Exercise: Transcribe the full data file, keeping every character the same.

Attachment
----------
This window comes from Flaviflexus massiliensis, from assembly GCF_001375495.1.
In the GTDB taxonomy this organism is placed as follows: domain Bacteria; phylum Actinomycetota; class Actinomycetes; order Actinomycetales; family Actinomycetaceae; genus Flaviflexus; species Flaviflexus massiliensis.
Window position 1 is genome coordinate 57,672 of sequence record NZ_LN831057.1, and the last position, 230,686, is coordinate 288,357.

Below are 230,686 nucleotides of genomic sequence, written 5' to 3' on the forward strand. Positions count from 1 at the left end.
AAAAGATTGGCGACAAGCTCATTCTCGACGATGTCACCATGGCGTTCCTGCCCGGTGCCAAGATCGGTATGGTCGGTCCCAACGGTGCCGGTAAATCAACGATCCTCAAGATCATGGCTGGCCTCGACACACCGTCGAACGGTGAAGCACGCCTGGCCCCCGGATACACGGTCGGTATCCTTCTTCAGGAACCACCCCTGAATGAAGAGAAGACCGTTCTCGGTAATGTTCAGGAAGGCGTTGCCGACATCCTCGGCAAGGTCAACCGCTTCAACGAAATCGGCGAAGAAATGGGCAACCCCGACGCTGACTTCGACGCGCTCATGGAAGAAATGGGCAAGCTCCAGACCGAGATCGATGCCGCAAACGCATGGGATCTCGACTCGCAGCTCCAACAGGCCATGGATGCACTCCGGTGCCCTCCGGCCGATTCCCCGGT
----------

This window comes from Flaviflexus massiliensis, from assembly GCF_001375495.1.
In the GTDB taxonomy this organism is placed as follows: domain Bacteria; phylum Actinomycetota; class Actinomycetes; order Actinomycetales; family Actinomycetaceae; genus Flaviflexus; species Flaviflexus massiliensis.
Window position 1 is genome coordinate 57,672 of sequence record NZ_LN831057.1, and the last position, 230,686, is coordinate 288,357.

Below are 230,686 nucleotides of genomic sequence, written 5' to 3' on the forward strand. Positions count from 1 at the left end.
AAAAGATTGGCGACAAGCTCATTCTCGACGATGTCACCATGGCGTTCCTGCCCGGTGCCAAGATCGGTATGGTCGGTCCCAACGGTGCCGGTAAATCAACGATCCTCAAGATCATGGCTGGCCTCGACACACCGTCGAACGGTGAAGCACGCCTGGCCCCCGGATACACGGTCGGTATCCTTCTTCAGGAACCACCCCTGAATGAAGAGAAGACCGTTCTCGGTAATGTTCAGGAAGGCGTTGCCGACATCCTCGGCAAGGTCAACCGCTTCAACGAAATCGGCGAAGAAATGGGCAACCCCGACGCTGACTTCGACGCGCTCATGGAAGAAATGGGCAAGCTCCAGACCGAGATCGATGCCGCAAACGCATGGGATCTCGACTCGCAGCTCCAACAGGCCATGGATGCACTCCGGTGCCCTCCGGCCGATTCCCCGGT